Thursday, November 4, 2010

The Art of the Human Spirit

I receive emails from time to time from friends' companies, galleries, etc all over the country, as many of us do. Often on a busy day, and as the email onslaught continues to gain momentum worldwide, I unfortunately delete these little nuggets of artistic breath without even reading them. When would i read this? There's so much to do! I'll never be able to see that...

But this one caught my eye, and reawakened why I joined said mailing lists in the first place. My two great passions are the arts and the healing arts, and one of my great loves, is to travel. Hence my intrigue and delight upon reading about this touring project that will be put on by the Moving Dock Theater Company in Chicago for one amazing performance as it makes its way through a few cities.

Still in Buffalo, I feel I was drawn here for reasons beyond what have yet been fully revealed to me, one of them to create bridges between the refugee and local populations via the arts, create spaces and dialogues for this vital work. As more of the world, and so many of its inhabitants become refugees, how can we help these people transition to very foreign cultures, and encourage them to share the richness of their own artistic traditions with us? Just a few of the questions with me tonight, and thought I'd share this piece for any who might be in Chicago, or for whom reading it may similarly inspire them.


Thursday, July 1, 2010

White Sails of Peace

Small actions, one at a time, that's all we need, as we walk our own individualized, yet connected paths towards inner peace.

More than a few years ago now, strange to even write that, my father gave me a "White Sails" aka "Peace Lily" or more formally as "spathiphyllum clevelandii." During the period in my life I was living in Detroit, and set upon two quests. 1) To offset the often bleak, lacking greenery landscape of this battered city with a lush green oasis inside my apartment, helping improve the air quality for my sensitive lungs all in one fell swoop. 2) To try to overcome, in my own humble way, my family's inability to keep any house plants alive. I look back on this period with great joy, everywhere I turned there were gorgeous aloe plants, spider plants, cacti, kitchen herbs and white sails, among others, and I was humming and happily propagating like mad. It was incredibly meditative and grounding to have my hands in that soil, to gently coo to the plants, to rejoice as they grew, and mourn those who did not make it. I dried my own sage to smudge the house, clipped fresh basil for pizza, and apologized and thanked grandma aloe for healing my burns. This was during a time that I cultivated hobbies. I took up knitting as well, and both my plants and my weaving brought me great peace.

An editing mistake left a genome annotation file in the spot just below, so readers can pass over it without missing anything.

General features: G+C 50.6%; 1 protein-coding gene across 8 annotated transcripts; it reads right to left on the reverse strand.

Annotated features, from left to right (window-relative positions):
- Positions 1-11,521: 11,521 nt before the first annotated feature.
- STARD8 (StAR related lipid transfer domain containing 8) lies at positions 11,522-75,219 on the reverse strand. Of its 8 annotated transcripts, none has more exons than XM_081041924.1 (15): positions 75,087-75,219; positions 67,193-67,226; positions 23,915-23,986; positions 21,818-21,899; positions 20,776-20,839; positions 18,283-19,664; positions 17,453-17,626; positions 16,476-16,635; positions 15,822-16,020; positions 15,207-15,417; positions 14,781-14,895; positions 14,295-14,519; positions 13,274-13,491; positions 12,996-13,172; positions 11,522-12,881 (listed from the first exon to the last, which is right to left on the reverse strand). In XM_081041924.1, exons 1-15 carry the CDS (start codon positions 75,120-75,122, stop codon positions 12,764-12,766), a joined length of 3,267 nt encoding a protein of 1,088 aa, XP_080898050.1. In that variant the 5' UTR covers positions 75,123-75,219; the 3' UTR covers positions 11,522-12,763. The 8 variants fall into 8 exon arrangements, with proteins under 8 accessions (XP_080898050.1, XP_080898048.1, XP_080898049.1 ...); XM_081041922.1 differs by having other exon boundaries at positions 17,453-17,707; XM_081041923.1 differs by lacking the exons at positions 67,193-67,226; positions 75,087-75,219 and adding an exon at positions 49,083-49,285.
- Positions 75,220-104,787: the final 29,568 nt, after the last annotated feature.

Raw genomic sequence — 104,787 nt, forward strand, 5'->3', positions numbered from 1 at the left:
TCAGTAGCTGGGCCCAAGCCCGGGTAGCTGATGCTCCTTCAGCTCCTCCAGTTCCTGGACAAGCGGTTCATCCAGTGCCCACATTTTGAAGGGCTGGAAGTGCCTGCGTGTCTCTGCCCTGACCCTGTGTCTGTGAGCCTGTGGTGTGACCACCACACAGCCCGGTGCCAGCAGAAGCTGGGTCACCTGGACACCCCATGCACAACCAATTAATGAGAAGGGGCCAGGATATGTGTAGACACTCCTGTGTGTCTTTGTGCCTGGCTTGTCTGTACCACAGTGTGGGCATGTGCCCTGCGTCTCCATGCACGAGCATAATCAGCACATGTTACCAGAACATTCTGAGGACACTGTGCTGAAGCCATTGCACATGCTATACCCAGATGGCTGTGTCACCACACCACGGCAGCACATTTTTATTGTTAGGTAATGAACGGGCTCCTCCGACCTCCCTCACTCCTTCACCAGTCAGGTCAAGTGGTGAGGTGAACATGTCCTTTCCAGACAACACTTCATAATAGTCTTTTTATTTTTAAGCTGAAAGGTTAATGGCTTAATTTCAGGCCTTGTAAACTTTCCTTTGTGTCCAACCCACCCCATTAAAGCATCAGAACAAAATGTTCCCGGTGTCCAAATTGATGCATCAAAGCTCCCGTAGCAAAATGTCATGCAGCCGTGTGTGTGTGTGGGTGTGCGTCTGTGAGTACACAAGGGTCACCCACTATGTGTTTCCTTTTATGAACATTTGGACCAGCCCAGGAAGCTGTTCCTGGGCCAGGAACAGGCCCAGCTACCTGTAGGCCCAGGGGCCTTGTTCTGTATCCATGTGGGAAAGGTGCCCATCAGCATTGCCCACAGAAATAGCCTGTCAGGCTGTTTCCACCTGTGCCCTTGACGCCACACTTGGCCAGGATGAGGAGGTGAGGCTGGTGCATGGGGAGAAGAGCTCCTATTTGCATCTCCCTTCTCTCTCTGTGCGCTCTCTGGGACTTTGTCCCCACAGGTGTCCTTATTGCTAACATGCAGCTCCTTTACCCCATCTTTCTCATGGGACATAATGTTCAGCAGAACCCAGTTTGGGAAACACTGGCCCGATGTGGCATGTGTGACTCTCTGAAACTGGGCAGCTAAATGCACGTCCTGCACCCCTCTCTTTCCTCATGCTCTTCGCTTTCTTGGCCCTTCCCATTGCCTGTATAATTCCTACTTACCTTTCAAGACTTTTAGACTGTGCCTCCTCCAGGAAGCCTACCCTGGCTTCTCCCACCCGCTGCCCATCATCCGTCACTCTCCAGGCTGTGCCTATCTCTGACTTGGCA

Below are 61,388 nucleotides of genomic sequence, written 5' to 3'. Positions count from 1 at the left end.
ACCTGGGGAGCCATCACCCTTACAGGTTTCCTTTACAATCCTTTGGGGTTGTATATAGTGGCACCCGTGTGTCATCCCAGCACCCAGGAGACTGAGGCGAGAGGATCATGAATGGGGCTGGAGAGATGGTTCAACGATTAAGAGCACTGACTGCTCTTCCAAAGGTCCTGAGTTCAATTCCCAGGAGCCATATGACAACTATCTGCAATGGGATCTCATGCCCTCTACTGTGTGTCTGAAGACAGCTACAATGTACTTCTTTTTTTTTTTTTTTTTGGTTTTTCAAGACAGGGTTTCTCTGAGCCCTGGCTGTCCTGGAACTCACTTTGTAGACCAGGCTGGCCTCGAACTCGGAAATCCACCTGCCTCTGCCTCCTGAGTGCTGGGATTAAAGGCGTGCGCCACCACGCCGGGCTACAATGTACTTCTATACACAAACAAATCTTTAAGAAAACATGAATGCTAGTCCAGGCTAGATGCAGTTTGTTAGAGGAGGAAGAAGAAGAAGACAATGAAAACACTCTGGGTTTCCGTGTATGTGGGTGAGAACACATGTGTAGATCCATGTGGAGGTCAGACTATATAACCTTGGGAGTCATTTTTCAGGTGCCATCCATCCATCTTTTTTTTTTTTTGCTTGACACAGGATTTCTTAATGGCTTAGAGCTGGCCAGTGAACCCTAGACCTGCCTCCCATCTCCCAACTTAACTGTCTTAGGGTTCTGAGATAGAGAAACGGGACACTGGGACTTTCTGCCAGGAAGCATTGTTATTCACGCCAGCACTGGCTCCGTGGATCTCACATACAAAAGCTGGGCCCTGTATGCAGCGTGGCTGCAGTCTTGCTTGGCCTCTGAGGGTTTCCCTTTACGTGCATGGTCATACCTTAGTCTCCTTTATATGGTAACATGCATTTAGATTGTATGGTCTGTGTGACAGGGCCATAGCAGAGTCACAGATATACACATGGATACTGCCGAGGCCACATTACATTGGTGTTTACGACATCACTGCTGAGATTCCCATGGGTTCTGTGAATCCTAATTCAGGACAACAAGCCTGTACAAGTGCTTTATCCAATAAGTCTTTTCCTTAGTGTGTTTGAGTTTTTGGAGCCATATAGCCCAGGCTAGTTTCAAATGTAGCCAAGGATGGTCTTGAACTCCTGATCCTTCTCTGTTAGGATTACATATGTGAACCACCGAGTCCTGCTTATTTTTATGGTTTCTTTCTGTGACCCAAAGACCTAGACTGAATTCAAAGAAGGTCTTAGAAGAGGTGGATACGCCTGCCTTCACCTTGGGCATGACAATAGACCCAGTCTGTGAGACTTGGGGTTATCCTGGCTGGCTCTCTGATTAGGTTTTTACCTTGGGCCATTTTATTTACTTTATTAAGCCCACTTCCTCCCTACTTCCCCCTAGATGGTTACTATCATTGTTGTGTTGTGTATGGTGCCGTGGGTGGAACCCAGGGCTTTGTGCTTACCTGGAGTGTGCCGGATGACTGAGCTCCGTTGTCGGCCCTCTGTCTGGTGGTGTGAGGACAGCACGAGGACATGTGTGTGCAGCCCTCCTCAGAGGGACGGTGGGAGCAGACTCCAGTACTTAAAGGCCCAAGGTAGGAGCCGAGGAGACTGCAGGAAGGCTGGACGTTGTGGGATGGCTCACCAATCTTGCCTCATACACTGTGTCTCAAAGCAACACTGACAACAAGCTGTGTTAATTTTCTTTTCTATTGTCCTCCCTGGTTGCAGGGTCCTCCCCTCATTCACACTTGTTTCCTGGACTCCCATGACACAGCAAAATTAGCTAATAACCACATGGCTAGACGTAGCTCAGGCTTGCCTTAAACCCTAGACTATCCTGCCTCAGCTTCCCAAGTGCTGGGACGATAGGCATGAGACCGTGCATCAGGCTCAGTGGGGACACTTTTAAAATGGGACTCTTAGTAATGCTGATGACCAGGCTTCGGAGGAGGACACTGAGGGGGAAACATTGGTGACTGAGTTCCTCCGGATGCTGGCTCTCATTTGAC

And then the transitions, the upheavals that we go through continually in this earthwalk. My tenure in detroit was coming to a close, and I was moving into an indeterminate amount of time as a wandering gypsy artist. Each time I left my house, I forced myself to take something with me, to recycle, to give away... There were days it was a great joy, to look around at all that I had amassed and see which thing needed to go, why and to whom. Other days a great struggle, but I knew the outflow had to continue. I gave my plants away, eventually, to my dear friend, and many of them are still alive and well. And practicing detachment of one's belongings, although not always easy, is almost always rewarding. It reminds us that things are transient, friends, belongings, jobs, and to have faith that what we need in the future will be provided, or we will be led how to bring it into existence.

Ok, so quite the long tangent, back to the white sails. I was in love with the plant my father had given me, I remember the sheer joy when i saw the first arumlike flowers spring forth like great white cobra heads. I literally squealed. When my father passed, the plant became a strange connection beyond the veil, and it was ever so hard to part with it.